Wandering In Place

By: Brian Robertson

"Man goes far away or near but God never goes far off; he is always standing close at hand, and even if he cannot stay within he goes no further than the door..."

-Meister Eckhart


One of the most fascinating mystics in the Christian tradition is Meister Eckhart, and few have suffered for his beliefs as did this Dominican theologian from lived from 1260-1329. The Church extracted various statements from within his sermons and used them in accusing him of being a heretic, to which he replied, "I may err, but I am not a heretic, for the first has to do with the mind and the second with the will." (Eckhart will be the subject of an article in an upcoming issue of The Christian Mystics.)

We are apt to wander in our spiritual quest, to travel here or there in an effort to find something that will give us lasting peace, something will bring about a total revolution with in us in which we are finally ourselves. What else can drive the Christian mystic but this deep longing? How can the things of the world compare to that which is Eternal? It is a fact that once a person has an inkling of the kingdom-consciousness, he or she is restless and knows that there's something to find and all else pales in comparison.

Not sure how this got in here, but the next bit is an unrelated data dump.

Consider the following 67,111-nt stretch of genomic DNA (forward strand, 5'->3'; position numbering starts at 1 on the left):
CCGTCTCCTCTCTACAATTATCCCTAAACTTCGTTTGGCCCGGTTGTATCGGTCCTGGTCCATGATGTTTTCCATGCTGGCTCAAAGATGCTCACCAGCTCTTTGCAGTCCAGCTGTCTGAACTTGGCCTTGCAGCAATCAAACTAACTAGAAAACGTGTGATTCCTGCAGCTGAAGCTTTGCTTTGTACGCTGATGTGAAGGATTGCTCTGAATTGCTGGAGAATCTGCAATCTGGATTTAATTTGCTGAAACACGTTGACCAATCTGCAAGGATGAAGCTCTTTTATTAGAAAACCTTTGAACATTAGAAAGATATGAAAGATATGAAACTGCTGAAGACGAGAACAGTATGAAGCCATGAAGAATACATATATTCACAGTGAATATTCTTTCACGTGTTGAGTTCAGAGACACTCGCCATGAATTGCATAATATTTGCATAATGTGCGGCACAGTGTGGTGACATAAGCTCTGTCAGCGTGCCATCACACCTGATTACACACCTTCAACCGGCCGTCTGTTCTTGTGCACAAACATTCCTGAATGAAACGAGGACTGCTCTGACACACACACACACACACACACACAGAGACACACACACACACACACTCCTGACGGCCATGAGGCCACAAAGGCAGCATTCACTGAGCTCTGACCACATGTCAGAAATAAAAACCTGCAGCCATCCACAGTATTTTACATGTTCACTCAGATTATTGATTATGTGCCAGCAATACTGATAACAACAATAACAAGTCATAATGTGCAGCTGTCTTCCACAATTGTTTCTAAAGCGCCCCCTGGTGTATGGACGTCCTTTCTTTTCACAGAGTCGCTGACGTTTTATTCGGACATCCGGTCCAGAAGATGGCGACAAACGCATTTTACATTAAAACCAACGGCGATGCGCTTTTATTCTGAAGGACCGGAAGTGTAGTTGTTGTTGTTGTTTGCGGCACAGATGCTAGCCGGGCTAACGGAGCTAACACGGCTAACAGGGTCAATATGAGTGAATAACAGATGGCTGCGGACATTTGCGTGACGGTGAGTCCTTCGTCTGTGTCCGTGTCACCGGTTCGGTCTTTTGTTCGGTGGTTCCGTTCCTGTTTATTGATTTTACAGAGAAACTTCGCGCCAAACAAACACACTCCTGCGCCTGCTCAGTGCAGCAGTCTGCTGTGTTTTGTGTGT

But the irony is that we may wander, yes, but God and the energy of God's love is with us all the time -- in him we move and breathe and have our being. Someone once said that whoever discovered water, it probably wasn't a fish! It's the absurdity of it all -- that what a person is searching for is here all the time, like the old zen saying of "riding an ox in search of an ox."

Eckhart's point is one we're apt to forget -- when we sit in prayer or contemplation, God infuses us with the Presence. We don't have to visit the Holy Land via United Airline -- the holy land is within us. Even when we find ourselves turning toward the world, toward anger and fear, God isn't banished to some distant heaven beyond the sky. That cosmology is based on the way those in the 1st Century and earlier viewed the setup of heaven and earth. There is nowhere for God to withdraw to, as God is in all things and yet, mystically, beyond all things.

And so the conclusion is that although we may push God away by placing our human failings before us, at no time is God so distant that the Divine doesn't hear the softest calling of "Lord, Come" or "Marathana" as it was known in the early tradition.